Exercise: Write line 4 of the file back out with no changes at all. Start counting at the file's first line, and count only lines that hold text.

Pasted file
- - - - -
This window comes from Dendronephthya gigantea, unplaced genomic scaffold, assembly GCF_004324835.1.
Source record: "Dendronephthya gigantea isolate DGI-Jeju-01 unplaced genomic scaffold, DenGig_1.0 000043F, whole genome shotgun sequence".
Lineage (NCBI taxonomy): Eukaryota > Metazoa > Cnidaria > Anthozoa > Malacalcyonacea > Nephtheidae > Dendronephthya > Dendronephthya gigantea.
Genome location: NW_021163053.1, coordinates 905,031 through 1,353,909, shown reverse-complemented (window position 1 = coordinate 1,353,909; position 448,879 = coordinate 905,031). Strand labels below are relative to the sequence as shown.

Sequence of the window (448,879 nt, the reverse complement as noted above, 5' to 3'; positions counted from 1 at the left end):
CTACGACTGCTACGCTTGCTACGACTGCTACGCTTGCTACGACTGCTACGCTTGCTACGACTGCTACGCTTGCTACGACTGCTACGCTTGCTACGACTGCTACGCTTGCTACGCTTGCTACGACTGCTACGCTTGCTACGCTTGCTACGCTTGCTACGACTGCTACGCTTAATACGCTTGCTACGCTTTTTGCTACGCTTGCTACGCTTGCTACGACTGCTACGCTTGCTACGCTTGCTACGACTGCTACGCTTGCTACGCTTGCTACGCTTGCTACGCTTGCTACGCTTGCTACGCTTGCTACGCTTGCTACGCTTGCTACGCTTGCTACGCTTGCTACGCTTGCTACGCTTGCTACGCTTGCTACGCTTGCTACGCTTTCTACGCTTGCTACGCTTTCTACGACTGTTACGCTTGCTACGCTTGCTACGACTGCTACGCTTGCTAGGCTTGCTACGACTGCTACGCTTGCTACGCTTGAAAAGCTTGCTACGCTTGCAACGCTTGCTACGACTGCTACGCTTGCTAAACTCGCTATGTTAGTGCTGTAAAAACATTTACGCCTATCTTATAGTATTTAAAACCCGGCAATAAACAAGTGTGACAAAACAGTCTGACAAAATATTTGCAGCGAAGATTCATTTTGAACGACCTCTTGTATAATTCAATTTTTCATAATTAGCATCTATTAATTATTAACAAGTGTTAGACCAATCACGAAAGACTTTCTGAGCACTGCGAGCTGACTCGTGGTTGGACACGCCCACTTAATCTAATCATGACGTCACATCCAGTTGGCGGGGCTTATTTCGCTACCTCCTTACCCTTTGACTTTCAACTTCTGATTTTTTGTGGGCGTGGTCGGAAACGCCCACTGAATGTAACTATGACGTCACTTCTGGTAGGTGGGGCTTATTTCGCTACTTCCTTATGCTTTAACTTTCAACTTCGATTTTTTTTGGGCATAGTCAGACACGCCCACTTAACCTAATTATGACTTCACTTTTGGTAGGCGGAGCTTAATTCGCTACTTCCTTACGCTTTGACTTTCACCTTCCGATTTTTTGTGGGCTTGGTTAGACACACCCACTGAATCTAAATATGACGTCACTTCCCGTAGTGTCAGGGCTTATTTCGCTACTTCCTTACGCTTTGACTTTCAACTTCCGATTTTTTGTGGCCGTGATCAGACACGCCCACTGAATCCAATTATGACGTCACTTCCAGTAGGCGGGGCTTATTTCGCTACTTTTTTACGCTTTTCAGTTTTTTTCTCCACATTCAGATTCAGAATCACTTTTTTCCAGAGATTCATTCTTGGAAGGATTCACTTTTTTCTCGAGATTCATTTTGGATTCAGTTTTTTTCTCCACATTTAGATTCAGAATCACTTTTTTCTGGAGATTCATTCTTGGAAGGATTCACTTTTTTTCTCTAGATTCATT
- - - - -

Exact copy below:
Genome location: NW_021163053.1, coordinates 905,031 through 1,353,909, shown reverse-complemented (window position 1 = coordinate 1,353,909; position 448,879 = coordinate 905,031). Strand labels below are relative to the sequence as shown.